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Crabtree Lithic Technology Collection

The Crabtree Lithic Technology Collection consists of approximately 8,000 examples of experimental flintknapping, samples of lithic source materials used for the manufacture of stone tools and archaeological and ethnographic specimens of lithic technology from Europe, North American and Australia.

The collections also includes research papers and correspondence associated with Crabtree's research, his personal library on lithic technology and photographic records of his research.

The lithic research library is worldwide in scope, including works in English, French, German, Spanish, Portuguese, Danish, Russian, Japanese and Chinese published over the last 120 years.

Donald E. Crabtree — Biography

Crabtree was born in Heyburn, Idaho on June 8, 1912. His parents were Reverend Ellis and Mabel G. Crabtree and they lived on 140 acres in the Salmon River Valley. In 1917, the Crabtrees moved to a 10-acre plot outside of Twin Falls and established a garden and pickle business. Crabtree lived a close life to his parents and two sisters in the Twin Falls community.

Don finished high school in Twin Falls in 1930 and worked for the Idaho Power Company. He then decided to move to California where he enrolled in Long Beach Junior College in the mid-1930s, intending to major in geology and paleontology. His interest in those topics and in prehistoric archaeology had developed during a childhood and youth spent exploring south-central Idaho. Crabtree tried flintknapping, but at the time, it was not his primary focus.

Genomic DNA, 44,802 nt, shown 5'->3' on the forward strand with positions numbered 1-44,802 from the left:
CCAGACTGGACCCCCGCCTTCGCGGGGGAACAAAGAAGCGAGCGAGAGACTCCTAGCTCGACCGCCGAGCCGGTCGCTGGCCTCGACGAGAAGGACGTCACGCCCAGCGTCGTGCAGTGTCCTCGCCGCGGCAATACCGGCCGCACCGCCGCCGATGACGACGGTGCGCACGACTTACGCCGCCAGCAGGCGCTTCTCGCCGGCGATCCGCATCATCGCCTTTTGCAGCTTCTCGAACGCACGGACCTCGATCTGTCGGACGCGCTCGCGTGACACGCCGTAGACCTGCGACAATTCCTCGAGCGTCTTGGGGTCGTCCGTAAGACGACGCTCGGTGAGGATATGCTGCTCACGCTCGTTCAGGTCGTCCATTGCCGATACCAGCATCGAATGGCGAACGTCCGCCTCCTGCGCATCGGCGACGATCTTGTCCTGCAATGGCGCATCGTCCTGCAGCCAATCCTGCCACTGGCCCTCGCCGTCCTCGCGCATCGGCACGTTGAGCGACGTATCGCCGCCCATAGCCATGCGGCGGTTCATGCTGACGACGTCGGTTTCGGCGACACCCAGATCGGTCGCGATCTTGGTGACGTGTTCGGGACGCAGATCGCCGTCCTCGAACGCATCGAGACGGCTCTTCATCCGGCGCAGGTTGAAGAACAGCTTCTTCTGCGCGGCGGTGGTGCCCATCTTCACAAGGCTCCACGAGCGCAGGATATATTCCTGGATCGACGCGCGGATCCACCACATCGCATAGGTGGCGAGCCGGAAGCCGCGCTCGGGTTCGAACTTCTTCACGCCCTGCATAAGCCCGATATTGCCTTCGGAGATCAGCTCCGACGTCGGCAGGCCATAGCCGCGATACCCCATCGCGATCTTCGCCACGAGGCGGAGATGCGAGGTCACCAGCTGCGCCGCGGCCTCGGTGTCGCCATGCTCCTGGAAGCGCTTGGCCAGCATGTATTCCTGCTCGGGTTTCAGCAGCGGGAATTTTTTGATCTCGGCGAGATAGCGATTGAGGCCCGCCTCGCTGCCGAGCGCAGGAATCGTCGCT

Crabtree was a very active person and was not happy with just studying and after one term at Long Beach Junior College, he dropped out and went the rest of the way by himself. Even though he was self-conscious about his lack of education and disliked public speeches, he was recognized internationally as one of the most thoughtful and provocative students of prehistoric technologies.

Crabtree began working in paleontological laboratories and by the late 1930s he was the preparator in the vertebrate paleontology laboratory at the University of California, Berkely. He worked under the direction of Charles Camp and Ruben Stirton and did summer fieldwork in Nevada and California. Crabtree became acquainted with Alfred L. Kroeber and E.W. Gifford of the Lowie Museum at Berkeley and in the late 1930s, worked as a technician in the anthropology program while he further developed his flintknapping skills. He also conducted knapping demonstrations for scholars and students at Berkeley and occasionally for museum visitors.

In 1939, Crabtree was diagnosed with cancer and returned home to his parents' home during what were considered to be his last days. However, massive cobalt treatments and his mother's and his indomitable patience through months on intensive care led him to recovery. He spent his recuperation period, when his mobility was limited and as he was trying to regain muscular strength, flintknapping — making arrowheads, spearpoints and eccentric lithic forms by the hour.

What had been a virtuoso performance until that time became a confirmed craft and art, all the time conducted amidst a personal search for information about lithic mechanics, systems of efficient core reduction and the significance of variations among the newly identified paleo-Indian points from the Plains and Southwest.